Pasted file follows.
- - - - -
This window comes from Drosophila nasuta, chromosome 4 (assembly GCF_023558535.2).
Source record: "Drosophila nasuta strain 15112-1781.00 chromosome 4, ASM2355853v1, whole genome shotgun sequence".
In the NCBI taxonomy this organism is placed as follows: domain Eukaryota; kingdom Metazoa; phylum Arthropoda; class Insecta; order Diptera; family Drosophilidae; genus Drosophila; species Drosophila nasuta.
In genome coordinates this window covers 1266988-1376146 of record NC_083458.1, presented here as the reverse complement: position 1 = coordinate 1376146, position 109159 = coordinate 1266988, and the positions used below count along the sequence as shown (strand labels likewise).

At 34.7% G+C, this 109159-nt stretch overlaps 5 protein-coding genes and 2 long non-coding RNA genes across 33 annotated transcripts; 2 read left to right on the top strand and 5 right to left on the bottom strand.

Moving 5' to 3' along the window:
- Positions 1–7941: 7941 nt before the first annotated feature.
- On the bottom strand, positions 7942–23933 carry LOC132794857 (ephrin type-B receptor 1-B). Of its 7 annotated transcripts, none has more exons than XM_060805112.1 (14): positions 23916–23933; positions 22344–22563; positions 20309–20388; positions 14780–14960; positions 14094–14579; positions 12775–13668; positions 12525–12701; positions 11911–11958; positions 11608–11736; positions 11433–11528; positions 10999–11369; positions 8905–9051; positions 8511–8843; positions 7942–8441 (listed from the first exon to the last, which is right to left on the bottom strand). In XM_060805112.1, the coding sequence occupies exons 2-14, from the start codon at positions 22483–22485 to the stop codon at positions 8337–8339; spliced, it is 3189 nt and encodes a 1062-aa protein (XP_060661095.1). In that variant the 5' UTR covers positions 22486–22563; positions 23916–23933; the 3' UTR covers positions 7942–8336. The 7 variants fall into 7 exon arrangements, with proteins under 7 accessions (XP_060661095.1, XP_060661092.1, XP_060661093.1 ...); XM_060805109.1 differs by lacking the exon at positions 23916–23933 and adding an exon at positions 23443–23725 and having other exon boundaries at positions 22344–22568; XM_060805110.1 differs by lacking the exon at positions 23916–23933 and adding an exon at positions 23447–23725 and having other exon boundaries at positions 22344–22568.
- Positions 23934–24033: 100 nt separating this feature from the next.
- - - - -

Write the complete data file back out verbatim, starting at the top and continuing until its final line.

This window comes from Drosophila nasuta, chromosome 4 (assembly GCF_023558535.2).
Source record: "Drosophila nasuta strain 15112-1781.00 chromosome 4, ASM2355853v1, whole genome shotgun sequence".
In the NCBI taxonomy this organism is placed as follows: domain Eukaryota; kingdom Metazoa; phylum Arthropoda; class Insecta; order Diptera; family Drosophilidae; genus Drosophila; species Drosophila nasuta.
In genome coordinates this window covers 1266988-1376146 of record NC_083458.1, presented here as the reverse complement: position 1 = coordinate 1376146, position 109159 = coordinate 1266988, and the positions used below count along the sequence as shown (strand labels likewise).

At 34.7% G+C, this 109159-nt stretch overlaps 5 protein-coding genes and 2 long non-coding RNA genes across 33 annotated transcripts; 2 read left to right on the top strand and 5 right to left on the bottom strand.

Moving 5' to 3' along the window:
- Positions 1–7941: 7941 nt before the first annotated feature.
- On the bottom strand, positions 7942–23933 carry LOC132794857 (ephrin type-B receptor 1-B). Of its 7 annotated transcripts, none has more exons than XM_060805112.1 (14): positions 23916–23933; positions 22344–22563; positions 20309–20388; positions 14780–14960; positions 14094–14579; positions 12775–13668; positions 12525–12701; positions 11911–11958; positions 11608–11736; positions 11433–11528; positions 10999–11369; positions 8905–9051; positions 8511–8843; positions 7942–8441 (listed from the first exon to the last, which is right to left on the bottom strand). In XM_060805112.1, the coding sequence occupies exons 2-14, from the start codon at positions 22483–22485 to the stop codon at positions 8337–8339; spliced, it is 3189 nt and encodes a 1062-aa protein (XP_060661095.1). In that variant the 5' UTR covers positions 22486–22563; positions 23916–23933; the 3' UTR covers positions 7942–8336. The 7 variants fall into 7 exon arrangements, with proteins under 7 accessions (XP_060661095.1, XP_060661092.1, XP_060661093.1 ...); XM_060805109.1 differs by lacking the exon at positions 23916–23933 and adding an exon at positions 23443–23725 and having other exon boundaries at positions 22344–22568; XM_060805110.1 differs by lacking the exon at positions 23916–23933 and adding an exon at positions 23447–23725 and having other exon boundaries at positions 22344–22568.
- Positions 23934–24033: 100 nt separating this feature from the next.